ST. LOUIS (CN) - The Ferguson Police Department created years of animosity through a pattern of racial profiling that culminated in violent protests after the Michael Brown shooting last year, the Department of Justice said Wednesday in a long-awaited, scathing report.
The 102-page report outlines a pattern of Ferguson Police disproportionately pulling over African-American drivers and using revenue from the tickets to balance the city's budget.
It also shed light on racist emails sent within the city's police department.
Some of the report's highlights included:
- From 2012-14, African-Americans accounted for 85 percent of traffic stops, 90 percent of citations, and 93 percent of the arrests, though they make up just 67 percent of Ferguson's population.
- Black drivers were twice as likely as white drivers to be searched during vehicle stops, but were 26 percent less likely to be caught with contraband.
- In documented cases of use of force by Ferguson police, 88 percent were against African-Americans.
The report also uncovered several racist emails written by unidentified Ferguson police and municipal court officials.
One email from November 2008 stated that Barack Obama could not be president for four years because "what black man holds a steady job for four years?"
Another email, from May 2011, stated: "An African-American woman in New Orleans was admitted into the hospital for a pregnancy termination. Two weeks later she received a check for $5,000. She phoned the hospital to ask who it was from. The hospital said, 'Crimestoppers.'"
The report criticized Ferguson for using its municipal court and jail as revenue generators. The report states that African-Americans were less likely to have their cases dismissed by a judge in Ferguson's municipal court, twice as likely to have a warrant issued against them, and were more likely to be arrested during traffic stops for outstanding warrants.
The report states that Ferguson has a pattern of putting revenue over public safety, in violation of the 14th Amendment.
It states that Ferguson has collected thousands of dollars in fines from people living below the poverty line, that the city has collected $442,000 for failure to appear fines since 2010, and that the use of the failure to appear charge was discontinued last year.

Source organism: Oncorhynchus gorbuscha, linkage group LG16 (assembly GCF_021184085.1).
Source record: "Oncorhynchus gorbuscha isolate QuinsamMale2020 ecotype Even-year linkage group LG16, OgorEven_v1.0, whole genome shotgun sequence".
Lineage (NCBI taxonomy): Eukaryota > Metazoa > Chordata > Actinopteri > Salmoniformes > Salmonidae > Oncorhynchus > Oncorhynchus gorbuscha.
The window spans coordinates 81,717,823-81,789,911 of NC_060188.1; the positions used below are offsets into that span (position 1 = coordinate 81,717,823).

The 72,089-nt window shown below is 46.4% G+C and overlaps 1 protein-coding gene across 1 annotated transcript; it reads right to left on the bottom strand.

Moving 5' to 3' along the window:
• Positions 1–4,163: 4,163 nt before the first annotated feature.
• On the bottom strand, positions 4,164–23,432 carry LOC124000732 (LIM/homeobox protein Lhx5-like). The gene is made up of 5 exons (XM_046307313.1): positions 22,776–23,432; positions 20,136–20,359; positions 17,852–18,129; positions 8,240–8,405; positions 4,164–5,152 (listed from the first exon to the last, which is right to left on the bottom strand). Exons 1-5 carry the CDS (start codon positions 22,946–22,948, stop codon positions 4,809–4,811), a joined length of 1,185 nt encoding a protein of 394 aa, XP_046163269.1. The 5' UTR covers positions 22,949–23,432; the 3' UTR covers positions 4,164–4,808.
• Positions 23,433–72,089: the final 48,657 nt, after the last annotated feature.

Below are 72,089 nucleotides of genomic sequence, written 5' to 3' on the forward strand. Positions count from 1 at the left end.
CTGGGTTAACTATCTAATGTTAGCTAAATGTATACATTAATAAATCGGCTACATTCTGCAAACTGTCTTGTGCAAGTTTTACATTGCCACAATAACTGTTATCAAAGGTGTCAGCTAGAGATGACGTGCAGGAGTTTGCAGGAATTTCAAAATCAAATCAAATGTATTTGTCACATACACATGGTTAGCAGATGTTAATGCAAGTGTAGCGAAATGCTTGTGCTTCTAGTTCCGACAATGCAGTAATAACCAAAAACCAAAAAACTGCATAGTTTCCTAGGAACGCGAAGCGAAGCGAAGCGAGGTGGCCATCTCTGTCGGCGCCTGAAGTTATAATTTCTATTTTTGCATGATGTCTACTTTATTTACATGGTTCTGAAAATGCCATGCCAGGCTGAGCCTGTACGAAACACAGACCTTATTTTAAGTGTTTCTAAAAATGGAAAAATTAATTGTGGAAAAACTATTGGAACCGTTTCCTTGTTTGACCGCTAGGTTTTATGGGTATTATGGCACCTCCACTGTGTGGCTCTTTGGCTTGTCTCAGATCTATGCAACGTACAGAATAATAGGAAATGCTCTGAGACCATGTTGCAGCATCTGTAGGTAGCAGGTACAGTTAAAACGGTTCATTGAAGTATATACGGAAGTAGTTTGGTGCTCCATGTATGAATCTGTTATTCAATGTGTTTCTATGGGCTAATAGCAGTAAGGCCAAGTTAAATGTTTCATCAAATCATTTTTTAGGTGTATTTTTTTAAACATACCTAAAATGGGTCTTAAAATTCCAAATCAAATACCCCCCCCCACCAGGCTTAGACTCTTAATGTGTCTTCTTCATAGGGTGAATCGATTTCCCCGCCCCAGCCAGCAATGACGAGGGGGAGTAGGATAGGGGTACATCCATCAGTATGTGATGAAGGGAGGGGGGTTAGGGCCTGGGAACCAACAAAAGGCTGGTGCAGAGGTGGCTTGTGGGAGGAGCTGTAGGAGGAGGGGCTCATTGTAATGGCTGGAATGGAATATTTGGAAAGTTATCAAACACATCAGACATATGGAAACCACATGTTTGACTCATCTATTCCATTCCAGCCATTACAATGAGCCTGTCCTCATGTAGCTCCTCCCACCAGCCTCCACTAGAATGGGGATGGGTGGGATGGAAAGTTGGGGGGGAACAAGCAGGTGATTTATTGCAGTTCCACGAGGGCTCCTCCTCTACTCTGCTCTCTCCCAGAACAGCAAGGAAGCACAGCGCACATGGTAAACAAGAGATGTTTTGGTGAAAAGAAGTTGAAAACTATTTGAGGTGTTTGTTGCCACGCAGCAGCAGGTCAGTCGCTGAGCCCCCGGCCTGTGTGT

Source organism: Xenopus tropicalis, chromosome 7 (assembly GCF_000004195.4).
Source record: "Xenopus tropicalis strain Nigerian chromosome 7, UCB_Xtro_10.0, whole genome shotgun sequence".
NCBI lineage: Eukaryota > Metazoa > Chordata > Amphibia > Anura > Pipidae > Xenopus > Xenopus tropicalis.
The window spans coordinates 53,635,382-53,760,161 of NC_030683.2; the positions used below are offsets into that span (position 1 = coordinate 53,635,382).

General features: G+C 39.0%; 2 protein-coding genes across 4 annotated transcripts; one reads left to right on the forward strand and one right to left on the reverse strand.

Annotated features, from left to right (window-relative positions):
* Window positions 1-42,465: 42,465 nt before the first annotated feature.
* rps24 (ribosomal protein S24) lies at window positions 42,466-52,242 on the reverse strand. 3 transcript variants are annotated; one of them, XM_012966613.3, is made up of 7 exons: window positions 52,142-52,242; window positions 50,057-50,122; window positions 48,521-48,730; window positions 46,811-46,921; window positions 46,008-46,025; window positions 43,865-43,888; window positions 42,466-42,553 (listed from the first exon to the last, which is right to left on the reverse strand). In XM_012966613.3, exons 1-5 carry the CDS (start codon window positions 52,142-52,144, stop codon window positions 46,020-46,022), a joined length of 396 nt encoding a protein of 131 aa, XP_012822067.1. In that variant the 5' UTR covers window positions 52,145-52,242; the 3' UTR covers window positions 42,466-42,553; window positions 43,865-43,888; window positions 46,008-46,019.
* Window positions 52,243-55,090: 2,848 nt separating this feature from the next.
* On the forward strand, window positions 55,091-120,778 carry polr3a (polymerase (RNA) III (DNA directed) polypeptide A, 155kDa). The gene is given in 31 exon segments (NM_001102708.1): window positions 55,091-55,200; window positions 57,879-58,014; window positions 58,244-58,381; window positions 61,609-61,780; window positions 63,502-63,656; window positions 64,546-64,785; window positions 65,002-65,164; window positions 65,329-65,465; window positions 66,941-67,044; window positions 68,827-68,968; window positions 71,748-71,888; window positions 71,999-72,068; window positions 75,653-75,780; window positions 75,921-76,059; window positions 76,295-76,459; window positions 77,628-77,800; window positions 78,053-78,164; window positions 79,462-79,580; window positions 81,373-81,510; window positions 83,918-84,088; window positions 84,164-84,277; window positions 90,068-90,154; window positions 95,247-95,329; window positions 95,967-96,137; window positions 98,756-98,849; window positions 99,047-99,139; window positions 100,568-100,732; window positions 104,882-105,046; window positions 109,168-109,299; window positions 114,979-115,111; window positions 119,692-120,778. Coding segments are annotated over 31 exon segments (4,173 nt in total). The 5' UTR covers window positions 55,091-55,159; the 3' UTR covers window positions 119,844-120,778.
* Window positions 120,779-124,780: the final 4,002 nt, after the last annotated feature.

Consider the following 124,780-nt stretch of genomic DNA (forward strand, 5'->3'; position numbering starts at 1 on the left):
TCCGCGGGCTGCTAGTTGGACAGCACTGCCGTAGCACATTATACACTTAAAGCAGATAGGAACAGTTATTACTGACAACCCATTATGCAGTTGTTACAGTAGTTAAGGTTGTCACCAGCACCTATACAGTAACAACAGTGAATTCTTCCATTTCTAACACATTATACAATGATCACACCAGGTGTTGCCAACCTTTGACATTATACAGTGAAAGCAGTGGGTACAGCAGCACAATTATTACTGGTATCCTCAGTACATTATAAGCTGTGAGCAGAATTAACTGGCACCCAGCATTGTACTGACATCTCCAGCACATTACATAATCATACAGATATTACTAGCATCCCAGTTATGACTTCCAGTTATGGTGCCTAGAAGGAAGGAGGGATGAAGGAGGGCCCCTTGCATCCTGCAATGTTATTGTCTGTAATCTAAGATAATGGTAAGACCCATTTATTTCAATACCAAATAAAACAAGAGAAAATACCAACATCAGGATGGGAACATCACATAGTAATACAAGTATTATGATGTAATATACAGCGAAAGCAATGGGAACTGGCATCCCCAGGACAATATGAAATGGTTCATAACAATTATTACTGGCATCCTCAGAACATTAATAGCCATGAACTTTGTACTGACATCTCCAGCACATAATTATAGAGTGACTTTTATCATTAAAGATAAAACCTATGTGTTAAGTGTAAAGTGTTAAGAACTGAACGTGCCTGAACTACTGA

"As detailed in our report, this investigation found a community that was deeply polarized, and where deep distrust and hostility often characterized interactions between police and area residents," U.S. Attorney General Eric Holder said in a statement.
"Our investigation showed that Ferguson police officers routinely violate the Fourth Amendment in stopping people without reasonable suspicion, arresting them without probable cause, and using unreasonable force against them. Now that our investigation has reached its conclusion, it is time for Ferguson's leaders to take immediate, wholesale and structural corrective action. The report we have issued and the steps we have taken are only the beginning of a necessarily resource-intensive and inclusive process to promote reconciliation, to reduce and eliminate bias, and to bridge gaps and build understanding."
Ferguson became ground zero for nationwide anti-police protests, sparked by Michael Brown's death at the hands of Darren Wilson, a white Ferguson police officer, on Aug. 9.
In the days immediately after Brown's death, protests on Ferguson streets turned violent, and police used tear gas, flash bangs and rubber bullets to break up the angry mobs. Violence returned on Nov. 24, when protesters burned dozens of Ferguson buildings after a grand jury refused to indict Wilson.
In August, the Department of Justice responded to the unrest by conducting two separate, independent investigations. One was into the police department's policies and procedures. The other was an investigation of the shooting itself to determine whether Wilson violated Brown's civil rights.
Along with the police report, the DOJ announced Wednesday that Wilson will not face federal civil rights charges in the Brown shooting.
The report places Ferguson in the position of either working with the DOJ to make major changes to its police department's policies and procedures - or get sued by the DOJ for civil rights violations.
The former seemed to be the more likely possibility based on comments made by Ferguson Mayor James Knowles III after he was given a copy of the report by DOJ officials Tuesday afternoon.
"It was encouraging to me that there was discussion about how we move forward together and amicably address these issues," Knowles told the St. Louis Post-Dispatch on Tuesday.
On Monday, a task force formed by President Barack Obama shortly after the Brown killing released a related 101-page report recommending changes to the way police around the country do their jobs.
Some of the recommendations by the President's Task Force on 21st Century Policing included: that deadly police shootings be investigated by independent prosecutors; revamping the entire criminal justice system including changing heavy penalties for small drug crimes; ending racial profiling by police; more community policing; and increasing the use of technology such as body cameras.
Read the Top 8
Sign up for the Top 8, a roundup of the day's top stories delivered directly to your inbox Monday through Friday.